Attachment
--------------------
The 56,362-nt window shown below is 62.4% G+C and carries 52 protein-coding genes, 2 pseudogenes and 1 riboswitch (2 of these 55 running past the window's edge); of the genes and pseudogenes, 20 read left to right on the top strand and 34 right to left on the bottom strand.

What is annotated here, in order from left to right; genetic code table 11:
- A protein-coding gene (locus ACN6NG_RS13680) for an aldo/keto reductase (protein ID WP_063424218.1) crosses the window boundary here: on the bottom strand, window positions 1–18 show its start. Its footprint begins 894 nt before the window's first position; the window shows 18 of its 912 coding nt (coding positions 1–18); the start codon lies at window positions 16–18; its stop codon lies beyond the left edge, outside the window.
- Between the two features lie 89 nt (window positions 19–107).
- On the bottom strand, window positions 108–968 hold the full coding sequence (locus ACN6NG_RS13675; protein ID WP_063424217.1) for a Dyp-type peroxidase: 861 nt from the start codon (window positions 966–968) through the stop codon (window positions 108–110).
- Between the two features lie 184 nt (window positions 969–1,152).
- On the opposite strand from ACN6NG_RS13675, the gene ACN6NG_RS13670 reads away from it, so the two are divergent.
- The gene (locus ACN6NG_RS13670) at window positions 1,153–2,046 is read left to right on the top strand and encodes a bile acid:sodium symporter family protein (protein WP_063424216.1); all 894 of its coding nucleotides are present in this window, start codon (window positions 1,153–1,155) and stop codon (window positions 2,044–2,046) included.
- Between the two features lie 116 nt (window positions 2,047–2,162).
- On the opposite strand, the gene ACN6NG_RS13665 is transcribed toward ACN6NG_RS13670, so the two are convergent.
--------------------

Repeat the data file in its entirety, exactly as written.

The 56,362-nt window shown below is 62.4% G+C and carries 52 protein-coding genes, 2 pseudogenes and 1 riboswitch (2 of these 55 running past the window's edge); of the genes and pseudogenes, 20 read left to right on the top strand and 34 right to left on the bottom strand.

What is annotated here, in order from left to right; genetic code table 11:
- A protein-coding gene (locus ACN6NG_RS13680) for an aldo/keto reductase (protein ID WP_063424218.1) crosses the window boundary here: on the bottom strand, window positions 1–18 show its start. Its footprint begins 894 nt before the window's first position; the window shows 18 of its 912 coding nt (coding positions 1–18); the start codon lies at window positions 16–18; its stop codon lies beyond the left edge, outside the window.
- Between the two features lie 89 nt (window positions 19–107).
- On the bottom strand, window positions 108–968 hold the full coding sequence (locus ACN6NG_RS13675; protein ID WP_063424217.1) for a Dyp-type peroxidase: 861 nt from the start codon (window positions 966–968) through the stop codon (window positions 108–110).
- Between the two features lie 184 nt (window positions 969–1,152).
- On the opposite strand from ACN6NG_RS13675, the gene ACN6NG_RS13670 reads away from it, so the two are divergent.
- The gene (locus ACN6NG_RS13670) at window positions 1,153–2,046 is read left to right on the top strand and encodes a bile acid:sodium symporter family protein (protein WP_063424216.1); all 894 of its coding nucleotides are present in this window, start codon (window positions 1,153–1,155) and stop codon (window positions 2,044–2,046) included.
- Between the two features lie 116 nt (window positions 2,047–2,162).
- On the opposite strand, the gene ACN6NG_RS13665 is transcribed toward ACN6NG_RS13670, so the two are convergent.